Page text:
Cauchy theorem

  • Thread starter steven187
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hello all

well i am going to slowly research my way into complex analysis and I decided to start with cauchys theorem i hope this is the best part to start with, well anyway it says that if f(z) is analytic and

[tex]\frac{f(z)}{z-z_{o}}[/tex] has a simple pole at [tex] z_{0} [/tex] with residue [tex]f(z_{o})[/tex] then the theorem says that if f(z) is analytic within C the value of f at some point [tex] z_{0} [/tex] within C is given by
[tex]f(z_{0})=\frac{1}{2\pi i} \oint_{C}\frac{f(z)}{z-z_{o}} dz[/tex]

it would muchly be appreciated if someone could give me an in depth explanation of what this is saying especially that wierd looking integral sign and the terms pole, analytic, residue and an example of how it is used would be helpful

thanxs
 
Last edited:

shmoe

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Leaping into Cauchy's theorem is not going slowly. Have you tried looking up all the terms you don't understand in whatever references you have?
 
176
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hello
wow i must of chose something that is at the far end of complex analysis well i looked up the terms the only one could slightly understand is analytic functions which from my understanding is that if you take the taylor series of a function and evaluate the remainder term as n goes to infinity, if it equals zero then it is analytic? what would be a graphical explanation of a function being analytic? by the way where would be a good place to start with complex analysis?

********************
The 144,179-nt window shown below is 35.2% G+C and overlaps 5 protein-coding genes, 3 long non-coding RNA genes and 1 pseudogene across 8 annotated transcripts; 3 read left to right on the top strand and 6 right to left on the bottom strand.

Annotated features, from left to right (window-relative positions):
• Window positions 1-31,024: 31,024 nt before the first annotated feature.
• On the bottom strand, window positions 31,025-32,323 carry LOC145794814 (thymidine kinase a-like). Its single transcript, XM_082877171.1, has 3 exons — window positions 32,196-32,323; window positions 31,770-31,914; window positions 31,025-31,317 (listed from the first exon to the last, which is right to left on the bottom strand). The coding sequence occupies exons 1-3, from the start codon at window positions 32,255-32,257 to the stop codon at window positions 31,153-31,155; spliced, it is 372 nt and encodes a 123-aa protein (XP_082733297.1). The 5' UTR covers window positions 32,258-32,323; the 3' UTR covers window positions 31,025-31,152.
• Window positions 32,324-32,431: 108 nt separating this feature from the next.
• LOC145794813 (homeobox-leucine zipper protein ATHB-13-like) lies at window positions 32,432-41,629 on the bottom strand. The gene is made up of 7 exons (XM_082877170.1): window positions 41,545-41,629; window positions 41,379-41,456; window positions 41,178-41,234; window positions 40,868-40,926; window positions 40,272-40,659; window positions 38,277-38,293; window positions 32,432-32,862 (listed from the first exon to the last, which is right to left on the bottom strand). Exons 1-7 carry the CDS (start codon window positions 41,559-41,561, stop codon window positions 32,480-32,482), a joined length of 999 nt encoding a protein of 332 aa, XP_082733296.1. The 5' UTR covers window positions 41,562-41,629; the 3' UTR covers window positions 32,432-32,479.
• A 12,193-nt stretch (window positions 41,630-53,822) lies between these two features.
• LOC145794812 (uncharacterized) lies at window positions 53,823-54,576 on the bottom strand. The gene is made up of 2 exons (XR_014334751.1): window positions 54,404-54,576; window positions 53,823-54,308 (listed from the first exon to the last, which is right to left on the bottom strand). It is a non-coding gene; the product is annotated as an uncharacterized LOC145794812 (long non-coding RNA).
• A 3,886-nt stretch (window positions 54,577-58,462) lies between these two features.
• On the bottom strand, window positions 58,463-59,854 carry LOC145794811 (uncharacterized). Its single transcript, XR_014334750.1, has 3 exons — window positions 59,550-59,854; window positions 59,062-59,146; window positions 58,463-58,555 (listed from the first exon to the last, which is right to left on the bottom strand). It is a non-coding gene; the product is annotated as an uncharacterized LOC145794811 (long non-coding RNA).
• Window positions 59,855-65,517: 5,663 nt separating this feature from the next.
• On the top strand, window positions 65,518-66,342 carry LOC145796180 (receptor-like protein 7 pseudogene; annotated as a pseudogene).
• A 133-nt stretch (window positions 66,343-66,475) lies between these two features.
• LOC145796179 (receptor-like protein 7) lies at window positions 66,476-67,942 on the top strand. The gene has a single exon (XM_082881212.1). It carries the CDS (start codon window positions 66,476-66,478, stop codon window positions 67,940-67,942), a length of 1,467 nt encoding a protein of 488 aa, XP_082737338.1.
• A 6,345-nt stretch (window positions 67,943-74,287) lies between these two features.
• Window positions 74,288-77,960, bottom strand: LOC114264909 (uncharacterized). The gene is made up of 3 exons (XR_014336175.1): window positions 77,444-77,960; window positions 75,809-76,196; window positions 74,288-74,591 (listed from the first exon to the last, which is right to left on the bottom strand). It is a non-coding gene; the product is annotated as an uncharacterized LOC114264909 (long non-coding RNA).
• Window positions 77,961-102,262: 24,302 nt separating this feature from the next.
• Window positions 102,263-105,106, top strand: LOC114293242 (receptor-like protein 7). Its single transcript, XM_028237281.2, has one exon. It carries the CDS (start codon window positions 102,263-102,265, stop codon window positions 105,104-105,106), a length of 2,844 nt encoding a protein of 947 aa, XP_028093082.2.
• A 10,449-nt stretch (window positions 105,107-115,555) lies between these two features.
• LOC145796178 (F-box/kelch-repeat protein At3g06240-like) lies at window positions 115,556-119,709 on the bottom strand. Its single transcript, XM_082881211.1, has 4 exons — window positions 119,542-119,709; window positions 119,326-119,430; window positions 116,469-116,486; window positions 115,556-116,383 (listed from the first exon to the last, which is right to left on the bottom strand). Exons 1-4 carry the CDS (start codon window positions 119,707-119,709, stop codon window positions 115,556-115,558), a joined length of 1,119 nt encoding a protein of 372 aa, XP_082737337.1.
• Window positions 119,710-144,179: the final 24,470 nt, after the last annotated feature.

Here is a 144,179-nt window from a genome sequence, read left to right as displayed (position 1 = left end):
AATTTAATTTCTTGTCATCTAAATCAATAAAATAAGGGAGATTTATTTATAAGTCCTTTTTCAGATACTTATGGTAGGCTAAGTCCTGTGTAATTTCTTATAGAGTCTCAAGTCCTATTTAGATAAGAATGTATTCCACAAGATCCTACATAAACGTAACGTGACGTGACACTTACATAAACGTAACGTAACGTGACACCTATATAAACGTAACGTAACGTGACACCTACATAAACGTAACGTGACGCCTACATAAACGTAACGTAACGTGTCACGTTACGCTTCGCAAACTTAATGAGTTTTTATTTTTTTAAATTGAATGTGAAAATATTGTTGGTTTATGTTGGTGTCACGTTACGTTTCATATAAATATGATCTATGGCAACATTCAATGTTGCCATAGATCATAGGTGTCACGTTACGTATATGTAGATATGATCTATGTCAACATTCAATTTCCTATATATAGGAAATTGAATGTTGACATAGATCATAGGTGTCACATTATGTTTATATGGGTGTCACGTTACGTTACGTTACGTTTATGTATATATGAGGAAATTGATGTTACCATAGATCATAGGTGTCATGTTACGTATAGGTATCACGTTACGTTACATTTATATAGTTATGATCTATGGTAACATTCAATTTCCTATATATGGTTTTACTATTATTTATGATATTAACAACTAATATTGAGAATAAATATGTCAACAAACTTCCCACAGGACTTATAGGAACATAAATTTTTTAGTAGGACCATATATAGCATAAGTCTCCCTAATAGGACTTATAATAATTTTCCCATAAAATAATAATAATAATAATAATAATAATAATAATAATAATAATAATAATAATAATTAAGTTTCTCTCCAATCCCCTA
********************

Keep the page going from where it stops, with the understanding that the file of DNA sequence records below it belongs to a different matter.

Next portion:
steven
 

shmoe

Science Advisor
Homework Helper
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The begining is a good place to start. Pick up a text and go. Really you can't skip the fundamental things and expect to understand the more advanced stuff.
 
176
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will do thanxs for the advice shmoe

steven
 

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